On a long day of motoring (we did not moor until 7 pm and hit the last last lock at closing time – 6:30 pm) we finished the Yonne portion of our adventure. The locks in the upper Yonne are huge and with quite a bit of commercial traffic. The big barges completely fill the locks so you have to wait if one is ahead. To put this in perspective, 20-30 boats our size could easily fit in one of the locks.
The commercial barges seem to act like independent truckers – they have living quarters (some even have cars on the back deck they can load and unload with the onboard crane). Interesting life!
The Yonne is lovely and we were completely alone for many hours yesterday. Unlike the Saône, however, there are few “nature” mooring opportunities and ones we saw were occupied by fisherfolk (after biking, fishing must be the most popular activity in France!) so you are restricted to mooring in towns. But they can be quite nice – our mooring in Montereau (where the Yonne joins the Seine) is just across from a great 12th century church.
And we can see the Seine from here! The traffic promises to be even more interesting (i.e. bigger barges) but we are only in it for 12 Km or so before turning south on the Canal du Loing.
One thing we’ve noticed in the two months we’ve been here is how the French like to take a thing and add “erie” to describe the maker or seller of the thing. For instance, boulanger is the verb to bake, and boulangerie is the baker or bread shop. Some are not even French words (jeannerie, gadgeterie, etc.) Here is my, as yet incomplete list, of “Frencheries”.
Animalerie: Pet Store
Billetterie: Ticket seller (Billet = ticket)
Boucherie: Meat Seller (Boucher = butcher)
Boulangerie: Bakery (Boulange = baker)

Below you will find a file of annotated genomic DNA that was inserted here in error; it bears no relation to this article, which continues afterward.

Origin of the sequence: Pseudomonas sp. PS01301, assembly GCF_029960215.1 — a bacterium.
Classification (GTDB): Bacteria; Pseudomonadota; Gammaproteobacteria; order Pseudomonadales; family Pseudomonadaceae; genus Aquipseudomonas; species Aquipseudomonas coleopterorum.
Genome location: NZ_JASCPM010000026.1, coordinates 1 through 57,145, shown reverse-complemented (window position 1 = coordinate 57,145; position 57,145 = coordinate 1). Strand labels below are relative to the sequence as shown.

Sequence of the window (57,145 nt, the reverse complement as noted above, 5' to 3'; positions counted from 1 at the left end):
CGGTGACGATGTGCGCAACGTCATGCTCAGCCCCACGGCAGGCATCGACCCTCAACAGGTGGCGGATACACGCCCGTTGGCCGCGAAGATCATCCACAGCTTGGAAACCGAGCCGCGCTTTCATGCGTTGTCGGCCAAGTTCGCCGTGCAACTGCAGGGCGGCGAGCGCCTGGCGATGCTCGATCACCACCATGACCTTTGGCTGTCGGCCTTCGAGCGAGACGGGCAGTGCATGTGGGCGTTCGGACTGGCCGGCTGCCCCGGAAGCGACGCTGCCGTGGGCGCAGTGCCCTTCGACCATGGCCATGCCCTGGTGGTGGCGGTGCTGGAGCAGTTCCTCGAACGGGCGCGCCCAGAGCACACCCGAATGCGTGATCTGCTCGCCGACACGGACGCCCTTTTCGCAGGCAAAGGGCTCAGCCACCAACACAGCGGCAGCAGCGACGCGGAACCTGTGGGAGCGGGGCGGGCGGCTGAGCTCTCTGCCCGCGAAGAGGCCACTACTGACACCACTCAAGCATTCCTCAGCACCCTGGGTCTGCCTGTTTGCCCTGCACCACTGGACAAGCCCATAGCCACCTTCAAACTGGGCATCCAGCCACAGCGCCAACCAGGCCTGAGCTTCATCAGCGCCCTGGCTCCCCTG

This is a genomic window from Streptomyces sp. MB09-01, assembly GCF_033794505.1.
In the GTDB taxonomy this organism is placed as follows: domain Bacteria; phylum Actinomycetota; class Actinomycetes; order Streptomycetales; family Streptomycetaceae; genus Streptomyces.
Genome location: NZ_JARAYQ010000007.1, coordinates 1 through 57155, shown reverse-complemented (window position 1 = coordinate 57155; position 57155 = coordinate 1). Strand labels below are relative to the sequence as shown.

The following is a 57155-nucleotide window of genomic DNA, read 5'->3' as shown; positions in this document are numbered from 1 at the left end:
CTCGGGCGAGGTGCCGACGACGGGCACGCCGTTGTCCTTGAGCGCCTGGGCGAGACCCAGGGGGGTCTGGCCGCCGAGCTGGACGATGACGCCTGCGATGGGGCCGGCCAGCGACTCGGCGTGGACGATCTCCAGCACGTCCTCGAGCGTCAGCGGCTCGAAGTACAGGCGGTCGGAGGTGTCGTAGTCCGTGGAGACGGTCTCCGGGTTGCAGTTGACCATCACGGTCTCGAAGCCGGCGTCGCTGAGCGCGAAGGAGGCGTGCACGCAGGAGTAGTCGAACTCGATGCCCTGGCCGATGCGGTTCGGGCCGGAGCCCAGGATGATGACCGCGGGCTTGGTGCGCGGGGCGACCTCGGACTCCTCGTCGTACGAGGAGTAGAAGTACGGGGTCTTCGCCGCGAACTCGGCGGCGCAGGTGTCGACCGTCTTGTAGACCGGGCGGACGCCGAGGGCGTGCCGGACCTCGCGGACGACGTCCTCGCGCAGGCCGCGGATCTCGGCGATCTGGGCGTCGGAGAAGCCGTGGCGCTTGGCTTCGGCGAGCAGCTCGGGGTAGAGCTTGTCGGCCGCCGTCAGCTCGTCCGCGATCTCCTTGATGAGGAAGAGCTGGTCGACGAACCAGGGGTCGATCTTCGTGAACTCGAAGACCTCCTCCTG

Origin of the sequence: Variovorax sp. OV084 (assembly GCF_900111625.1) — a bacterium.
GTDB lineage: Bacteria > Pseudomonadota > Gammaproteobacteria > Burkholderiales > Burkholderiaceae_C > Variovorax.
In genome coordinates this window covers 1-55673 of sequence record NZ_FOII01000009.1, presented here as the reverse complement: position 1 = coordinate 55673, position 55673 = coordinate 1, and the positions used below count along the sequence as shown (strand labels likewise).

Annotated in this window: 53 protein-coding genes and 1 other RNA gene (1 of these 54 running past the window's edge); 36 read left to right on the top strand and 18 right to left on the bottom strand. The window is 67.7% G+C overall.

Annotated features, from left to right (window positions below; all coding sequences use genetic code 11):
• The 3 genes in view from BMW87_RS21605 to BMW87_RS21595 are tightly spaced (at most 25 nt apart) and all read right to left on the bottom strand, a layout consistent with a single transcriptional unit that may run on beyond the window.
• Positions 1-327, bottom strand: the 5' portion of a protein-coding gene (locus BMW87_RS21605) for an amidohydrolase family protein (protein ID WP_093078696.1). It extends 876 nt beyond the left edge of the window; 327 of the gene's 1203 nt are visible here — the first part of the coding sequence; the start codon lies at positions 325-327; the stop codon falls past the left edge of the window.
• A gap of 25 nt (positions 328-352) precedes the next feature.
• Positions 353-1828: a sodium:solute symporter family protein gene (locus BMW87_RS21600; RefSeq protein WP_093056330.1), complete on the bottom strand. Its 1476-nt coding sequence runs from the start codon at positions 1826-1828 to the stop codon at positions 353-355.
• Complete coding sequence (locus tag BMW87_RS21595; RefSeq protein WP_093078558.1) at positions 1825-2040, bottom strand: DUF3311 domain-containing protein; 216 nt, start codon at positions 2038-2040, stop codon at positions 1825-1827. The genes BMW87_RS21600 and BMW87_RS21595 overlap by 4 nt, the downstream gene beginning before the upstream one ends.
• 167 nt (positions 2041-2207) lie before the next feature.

Billet = Ticket, Ticket seller
Bakery, Pastry Maker
Bagagerie: Baggage seller.
Briquetterie: Brick Maker
Carterie: Card shop
Coifferie: Hair Salon?
Capitainerie: Harbor Masters Office
Cordonnerie: Shoe Maker/Repair
Gadgeterie: Electronics (this is one of my favorites!)
After just over 7 weeks we have completed the eastern loop of our Burgundian canal adventure. We left Joigny on May 21 and returned on July 11, traveling 920 kilometers, and traversing 431 locks. We had three sets of visitors and numerous adventures. Some involved bruises. We traversed the entire length of the Canal du Bourgoyne, had a lovely sample of the Saone River, travelled west on the Canal du Centre (doing a side trip down to Roanne) , then north on the Canal du Nivernais and back to Joigny on the Yonne. Thank you to all our visitors… Francis, Emilie, Richard, Jackie, David, Emory, John, Christin.. you all made the adventures more fun!
The Locaboat folks have been uniformly helpful and responsive. Our lovely boat, “Bray Sur Somme” has performed flawlessly, with not a single mechanical problem. None of the problems my inner engineer envisioned have come to pass. We have learned that our boat uses about 2L/hr of fuel, that we can go 4-7 days without filling our water tanks, and that we almost never need electricity. Truth be told, we can easily go a week without any outside services. Which suits us just fine. Our favorite moorings are the wild ones, in the river or on the canal, away from the towns. Okay, still within biking distance of a boulangerie, but far from the lights so we can see the Milky Way on moonless nights.
Today we began the western loop of our Burgundian adventure – the smaller of the two. We look forward to another 5 weeks of fun and (mis)adventures. Emerson and Linda join us in a week and we are very excited to have Martini Night people joining us (okay, to be honest, more crew!). We plan to reach Sens for Bastille Day (when everything, including the locks, shut down), hoping they will have good fireworks!